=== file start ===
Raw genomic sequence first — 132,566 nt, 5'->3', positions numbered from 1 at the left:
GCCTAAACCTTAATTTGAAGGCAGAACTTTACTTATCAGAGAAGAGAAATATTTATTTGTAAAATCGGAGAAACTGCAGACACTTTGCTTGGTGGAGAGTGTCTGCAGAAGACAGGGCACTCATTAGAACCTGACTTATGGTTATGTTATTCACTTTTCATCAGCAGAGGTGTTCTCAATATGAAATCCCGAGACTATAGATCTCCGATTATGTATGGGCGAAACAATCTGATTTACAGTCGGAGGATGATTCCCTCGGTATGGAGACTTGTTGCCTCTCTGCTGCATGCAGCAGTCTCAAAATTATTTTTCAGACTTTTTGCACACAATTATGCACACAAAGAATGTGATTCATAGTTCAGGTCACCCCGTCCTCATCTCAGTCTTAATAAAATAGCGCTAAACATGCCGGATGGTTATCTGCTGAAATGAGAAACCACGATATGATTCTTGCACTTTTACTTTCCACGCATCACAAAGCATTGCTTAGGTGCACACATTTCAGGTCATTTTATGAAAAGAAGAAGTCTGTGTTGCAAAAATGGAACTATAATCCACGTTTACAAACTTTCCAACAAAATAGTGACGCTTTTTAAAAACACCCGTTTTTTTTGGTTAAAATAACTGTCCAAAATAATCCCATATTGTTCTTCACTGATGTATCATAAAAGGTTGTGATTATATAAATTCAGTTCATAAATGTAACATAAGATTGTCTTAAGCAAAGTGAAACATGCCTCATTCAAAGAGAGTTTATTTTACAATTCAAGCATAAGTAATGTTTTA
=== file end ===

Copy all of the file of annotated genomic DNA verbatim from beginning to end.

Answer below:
Raw genomic sequence first — 132,566 nt, 5'->3', positions numbered from 1 at the left:
GCCTAAACCTTAATTTGAAGGCAGAACTTTACTTATCAGAGAAGAGAAATATTTATTTGTAAAATCGGAGAAACTGCAGACACTTTGCTTGGTGGAGAGTGTCTGCAGAAGACAGGGCACTCATTAGAACCTGACTTATGGTTATGTTATTCACTTTTCATCAGCAGAGGTGTTCTCAATATGAAATCCCGAGACTATAGATCTCCGATTATGTATGGGCGAAACAATCTGATTTACAGTCGGAGGATGATTCCCTCGGTATGGAGACTTGTTGCCTCTCTGCTGCATGCAGCAGTCTCAAAATTATTTTTCAGACTTTTTGCACACAATTATGCACACAAAGAATGTGATTCATAGTTCAGGTCACCCCGTCCTCATCTCAGTCTTAATAAAATAGCGCTAAACATGCCGGATGGTTATCTGCTGAAATGAGAAACCACGATATGATTCTTGCACTTTTACTTTCCACGCATCACAAAGCATTGCTTAGGTGCACACATTTCAGGTCATTTTATGAAAAGAAGAAGTCTGTGTTGCAAAAATGGAACTATAATCCACGTTTACAAACTTTCCAACAAAATAGTGACGCTTTTTAAAAACACCCGTTTTTTTTGGTTAAAATAACTGTCCAAAATAATCCCATATTGTTCTTCACTGATGTATCATAAAAGGTTGTGATTATATAAATTCAGTTCATAAATGTAACATAAGATTGTCTTAAGCAAAGTGAAACATGCCTCATTCAAAGAGAGTTTATTTTACAATTCAAGCATAAGTAATGTTTTA